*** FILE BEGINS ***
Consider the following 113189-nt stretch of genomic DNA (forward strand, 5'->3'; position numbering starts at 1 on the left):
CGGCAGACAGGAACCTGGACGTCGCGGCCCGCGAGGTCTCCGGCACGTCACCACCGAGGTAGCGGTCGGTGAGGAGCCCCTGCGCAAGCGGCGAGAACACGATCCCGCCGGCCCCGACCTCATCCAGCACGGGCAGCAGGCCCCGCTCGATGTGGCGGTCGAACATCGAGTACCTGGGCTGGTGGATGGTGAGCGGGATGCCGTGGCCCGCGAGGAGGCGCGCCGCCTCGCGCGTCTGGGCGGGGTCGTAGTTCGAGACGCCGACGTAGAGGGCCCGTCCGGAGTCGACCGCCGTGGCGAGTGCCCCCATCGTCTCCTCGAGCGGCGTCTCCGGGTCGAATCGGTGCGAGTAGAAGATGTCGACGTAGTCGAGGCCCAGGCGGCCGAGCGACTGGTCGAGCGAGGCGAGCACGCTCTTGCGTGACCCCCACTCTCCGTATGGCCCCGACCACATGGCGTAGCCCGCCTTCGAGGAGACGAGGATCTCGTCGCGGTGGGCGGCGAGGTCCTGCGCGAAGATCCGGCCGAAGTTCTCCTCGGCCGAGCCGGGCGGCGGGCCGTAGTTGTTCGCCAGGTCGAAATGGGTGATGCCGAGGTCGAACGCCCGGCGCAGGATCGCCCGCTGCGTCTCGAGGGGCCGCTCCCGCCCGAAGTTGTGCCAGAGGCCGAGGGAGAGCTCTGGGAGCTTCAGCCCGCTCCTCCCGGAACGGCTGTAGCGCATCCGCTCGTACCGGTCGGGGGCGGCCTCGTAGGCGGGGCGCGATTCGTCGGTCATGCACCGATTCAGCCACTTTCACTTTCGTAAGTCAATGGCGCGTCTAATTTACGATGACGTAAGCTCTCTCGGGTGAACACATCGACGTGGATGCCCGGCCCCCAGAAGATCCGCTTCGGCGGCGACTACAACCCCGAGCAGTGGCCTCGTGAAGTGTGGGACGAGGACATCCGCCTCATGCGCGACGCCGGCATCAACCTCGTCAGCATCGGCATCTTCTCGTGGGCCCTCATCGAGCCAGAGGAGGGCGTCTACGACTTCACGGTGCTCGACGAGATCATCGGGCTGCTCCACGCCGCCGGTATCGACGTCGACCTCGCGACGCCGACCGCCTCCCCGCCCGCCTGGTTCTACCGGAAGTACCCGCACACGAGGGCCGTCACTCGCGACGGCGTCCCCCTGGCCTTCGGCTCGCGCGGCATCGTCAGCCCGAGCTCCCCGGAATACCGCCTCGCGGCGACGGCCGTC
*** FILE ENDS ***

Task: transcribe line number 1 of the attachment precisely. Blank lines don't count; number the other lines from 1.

Consider the following 113189-nt stretch of genomic DNA (forward strand, 5'->3'; position numbering starts at 1 on the left):